September 30, 2016

Joseph Ehlinger

Joseph Ehlinger was a native of Alsace, France. He served under Napoleon in the European wars during the early part of the nineteenth century and acquired both a practical and theoretical knowledge of military tactics. He brought his family to America and arrived in Texas just before the war for independence, locating in the vicinity of Houston, which had not yet been laid as a town. In the War of 1836 he joined Houston’s army on the Colorado River at about the site of the present city of Columbus, and owing to his previous military experience as a French soldier was appointed drill master for the Texas cavalry. He proved a valuable man to the cause, went with Houston’s army in its retreat across Texas, participated in the battle of San Jacinto, and was present when the Texans captured the Mexican president, Santa Anna.

With the success of the Texans in their struggle for independence, Ehlinger, after performing his own important share in that conflict, settled in the vicinity of Houston and became a farmer and stock man. His name is identified with the city of Houston because of the fact that he platted Ehlinger’s Addition, which is now in the heart of the city, but which, during his lifetime, was of little importance. His later years were spent quietly, and he died in 1853 and is buried at Houston. He was a member of the Catholic Church. His wife, Mary, is buried in the little cemetery on the Joseph Ehlinger League in Colorado County.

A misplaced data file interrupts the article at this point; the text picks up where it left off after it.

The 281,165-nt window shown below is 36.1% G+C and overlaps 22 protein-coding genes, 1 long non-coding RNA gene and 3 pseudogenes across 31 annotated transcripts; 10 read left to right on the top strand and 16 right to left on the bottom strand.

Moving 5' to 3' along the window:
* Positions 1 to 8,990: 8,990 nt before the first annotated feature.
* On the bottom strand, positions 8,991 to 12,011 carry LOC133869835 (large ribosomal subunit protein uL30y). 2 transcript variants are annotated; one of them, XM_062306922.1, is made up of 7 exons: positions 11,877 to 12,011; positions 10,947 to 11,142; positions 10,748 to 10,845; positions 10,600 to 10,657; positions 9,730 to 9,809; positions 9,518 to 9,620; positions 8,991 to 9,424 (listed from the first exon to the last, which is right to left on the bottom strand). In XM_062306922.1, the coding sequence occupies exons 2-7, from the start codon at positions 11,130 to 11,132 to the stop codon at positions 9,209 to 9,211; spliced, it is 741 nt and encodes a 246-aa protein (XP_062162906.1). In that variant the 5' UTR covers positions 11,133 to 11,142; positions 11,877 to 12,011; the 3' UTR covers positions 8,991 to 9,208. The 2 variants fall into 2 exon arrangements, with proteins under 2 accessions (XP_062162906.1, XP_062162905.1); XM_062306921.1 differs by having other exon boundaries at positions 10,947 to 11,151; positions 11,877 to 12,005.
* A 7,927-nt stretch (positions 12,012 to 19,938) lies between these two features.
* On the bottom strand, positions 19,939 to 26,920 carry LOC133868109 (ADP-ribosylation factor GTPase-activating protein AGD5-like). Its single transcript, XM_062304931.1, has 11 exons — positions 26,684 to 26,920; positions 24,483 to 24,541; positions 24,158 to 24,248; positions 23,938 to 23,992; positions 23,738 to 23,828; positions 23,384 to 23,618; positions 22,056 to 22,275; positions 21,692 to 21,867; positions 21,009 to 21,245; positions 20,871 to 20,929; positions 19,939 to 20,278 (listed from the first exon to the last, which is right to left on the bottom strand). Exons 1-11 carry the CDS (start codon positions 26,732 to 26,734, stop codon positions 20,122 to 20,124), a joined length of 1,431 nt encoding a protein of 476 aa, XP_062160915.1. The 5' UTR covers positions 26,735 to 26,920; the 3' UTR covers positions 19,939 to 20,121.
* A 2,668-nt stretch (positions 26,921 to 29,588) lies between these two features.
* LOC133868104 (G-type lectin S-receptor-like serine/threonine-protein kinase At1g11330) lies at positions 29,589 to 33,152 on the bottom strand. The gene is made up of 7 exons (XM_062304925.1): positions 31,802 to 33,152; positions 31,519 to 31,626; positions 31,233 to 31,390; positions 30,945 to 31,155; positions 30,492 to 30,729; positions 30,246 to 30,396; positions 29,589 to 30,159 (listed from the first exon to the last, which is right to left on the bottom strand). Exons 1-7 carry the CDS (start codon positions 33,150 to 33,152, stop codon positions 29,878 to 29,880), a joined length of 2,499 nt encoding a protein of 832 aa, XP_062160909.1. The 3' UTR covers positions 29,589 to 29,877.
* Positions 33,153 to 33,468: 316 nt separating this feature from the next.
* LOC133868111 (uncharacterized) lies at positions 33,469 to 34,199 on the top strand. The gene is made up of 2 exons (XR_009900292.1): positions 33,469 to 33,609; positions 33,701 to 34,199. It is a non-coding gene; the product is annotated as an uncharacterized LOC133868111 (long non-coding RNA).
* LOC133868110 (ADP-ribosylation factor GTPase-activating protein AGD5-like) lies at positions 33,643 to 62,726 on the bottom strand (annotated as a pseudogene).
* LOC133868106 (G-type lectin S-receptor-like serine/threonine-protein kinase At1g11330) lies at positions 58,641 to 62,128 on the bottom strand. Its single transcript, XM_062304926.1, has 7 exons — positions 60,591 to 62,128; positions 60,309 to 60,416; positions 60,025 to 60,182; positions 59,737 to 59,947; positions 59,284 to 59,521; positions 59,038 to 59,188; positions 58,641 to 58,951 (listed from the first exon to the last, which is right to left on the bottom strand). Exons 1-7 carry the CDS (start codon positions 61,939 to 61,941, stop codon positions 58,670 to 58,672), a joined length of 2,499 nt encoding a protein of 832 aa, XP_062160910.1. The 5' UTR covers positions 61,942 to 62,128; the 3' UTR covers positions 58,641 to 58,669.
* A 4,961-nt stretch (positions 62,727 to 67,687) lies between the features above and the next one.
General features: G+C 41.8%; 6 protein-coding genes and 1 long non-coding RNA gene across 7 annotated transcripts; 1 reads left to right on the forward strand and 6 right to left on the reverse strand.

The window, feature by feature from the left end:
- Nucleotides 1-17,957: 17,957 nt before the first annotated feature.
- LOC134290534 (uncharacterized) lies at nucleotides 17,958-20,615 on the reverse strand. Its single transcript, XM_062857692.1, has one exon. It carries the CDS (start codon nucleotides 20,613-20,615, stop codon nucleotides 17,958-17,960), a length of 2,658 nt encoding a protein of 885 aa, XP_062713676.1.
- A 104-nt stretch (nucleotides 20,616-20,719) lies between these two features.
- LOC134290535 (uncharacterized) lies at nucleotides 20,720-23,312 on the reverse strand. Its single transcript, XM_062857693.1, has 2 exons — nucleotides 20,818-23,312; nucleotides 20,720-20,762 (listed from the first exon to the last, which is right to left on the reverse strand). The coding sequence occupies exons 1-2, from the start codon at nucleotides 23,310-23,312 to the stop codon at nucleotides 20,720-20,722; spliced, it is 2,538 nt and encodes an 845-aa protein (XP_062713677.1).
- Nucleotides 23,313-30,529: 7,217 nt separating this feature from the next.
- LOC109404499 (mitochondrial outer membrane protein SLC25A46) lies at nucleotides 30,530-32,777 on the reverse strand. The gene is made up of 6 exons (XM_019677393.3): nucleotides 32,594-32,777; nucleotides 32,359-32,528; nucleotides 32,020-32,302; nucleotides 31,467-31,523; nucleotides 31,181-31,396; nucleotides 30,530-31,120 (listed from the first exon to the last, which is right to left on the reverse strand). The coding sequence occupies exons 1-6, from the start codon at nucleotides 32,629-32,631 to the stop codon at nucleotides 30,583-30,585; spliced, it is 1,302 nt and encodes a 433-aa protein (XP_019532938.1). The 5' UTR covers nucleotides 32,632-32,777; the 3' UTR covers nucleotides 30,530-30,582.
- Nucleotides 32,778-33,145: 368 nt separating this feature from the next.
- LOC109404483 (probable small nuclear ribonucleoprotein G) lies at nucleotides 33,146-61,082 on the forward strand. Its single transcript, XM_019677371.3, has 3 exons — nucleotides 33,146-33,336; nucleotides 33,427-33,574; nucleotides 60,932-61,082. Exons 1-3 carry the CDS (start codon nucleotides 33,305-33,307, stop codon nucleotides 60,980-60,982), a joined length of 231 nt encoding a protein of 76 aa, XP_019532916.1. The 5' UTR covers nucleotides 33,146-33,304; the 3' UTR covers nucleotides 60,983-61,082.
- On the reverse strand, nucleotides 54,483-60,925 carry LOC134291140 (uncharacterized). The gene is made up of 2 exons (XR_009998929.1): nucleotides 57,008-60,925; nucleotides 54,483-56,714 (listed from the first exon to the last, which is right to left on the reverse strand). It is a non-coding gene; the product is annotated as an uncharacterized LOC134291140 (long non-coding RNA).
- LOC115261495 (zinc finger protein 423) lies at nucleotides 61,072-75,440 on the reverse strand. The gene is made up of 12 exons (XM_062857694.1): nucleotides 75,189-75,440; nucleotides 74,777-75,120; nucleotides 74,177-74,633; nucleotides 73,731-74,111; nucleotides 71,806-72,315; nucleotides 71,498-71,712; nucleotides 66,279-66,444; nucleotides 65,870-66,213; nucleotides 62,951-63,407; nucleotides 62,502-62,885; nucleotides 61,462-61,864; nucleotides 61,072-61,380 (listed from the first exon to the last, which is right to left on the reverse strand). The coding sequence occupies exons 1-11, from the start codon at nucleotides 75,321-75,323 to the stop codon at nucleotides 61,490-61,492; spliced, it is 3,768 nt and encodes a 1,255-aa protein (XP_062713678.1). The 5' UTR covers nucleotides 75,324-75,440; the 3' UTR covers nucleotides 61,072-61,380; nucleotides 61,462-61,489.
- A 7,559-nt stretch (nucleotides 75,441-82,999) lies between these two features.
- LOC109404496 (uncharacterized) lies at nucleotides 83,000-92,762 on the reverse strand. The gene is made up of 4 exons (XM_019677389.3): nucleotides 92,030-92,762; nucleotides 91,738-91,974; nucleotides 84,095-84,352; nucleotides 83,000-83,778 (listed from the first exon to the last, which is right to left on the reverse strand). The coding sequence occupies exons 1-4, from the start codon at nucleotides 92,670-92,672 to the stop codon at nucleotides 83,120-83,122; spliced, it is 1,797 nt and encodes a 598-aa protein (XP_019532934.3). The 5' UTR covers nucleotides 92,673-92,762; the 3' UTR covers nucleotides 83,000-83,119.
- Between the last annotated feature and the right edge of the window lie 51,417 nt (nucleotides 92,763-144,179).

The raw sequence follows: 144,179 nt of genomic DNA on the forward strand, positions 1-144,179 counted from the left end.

Note
This is a cenotaph. Founders Memorial Park, originally founded in 1836 as Houston's first city cemetery, was rapidly filled due to a yellow fever epidemic and closed to further burials around 1840. The cemetery became neglected over a period of time, often vandalized and was heavily damaged by the 1900 hurricane. In 1936, despite a massive clean up effort, a century of neglect had taken its toll. The vast majority of grave markers were either destroyed or missing and poor record keeping prevented locating individual graves. Several cenotaphs were placed in random areas throughout the park in honor of the more high-profile citizens buried there, but a great number of graves go unmarked to this day.

GPS Coordinates
29° 45.457, -095° 22.760


Founders Memorial Park
Houston

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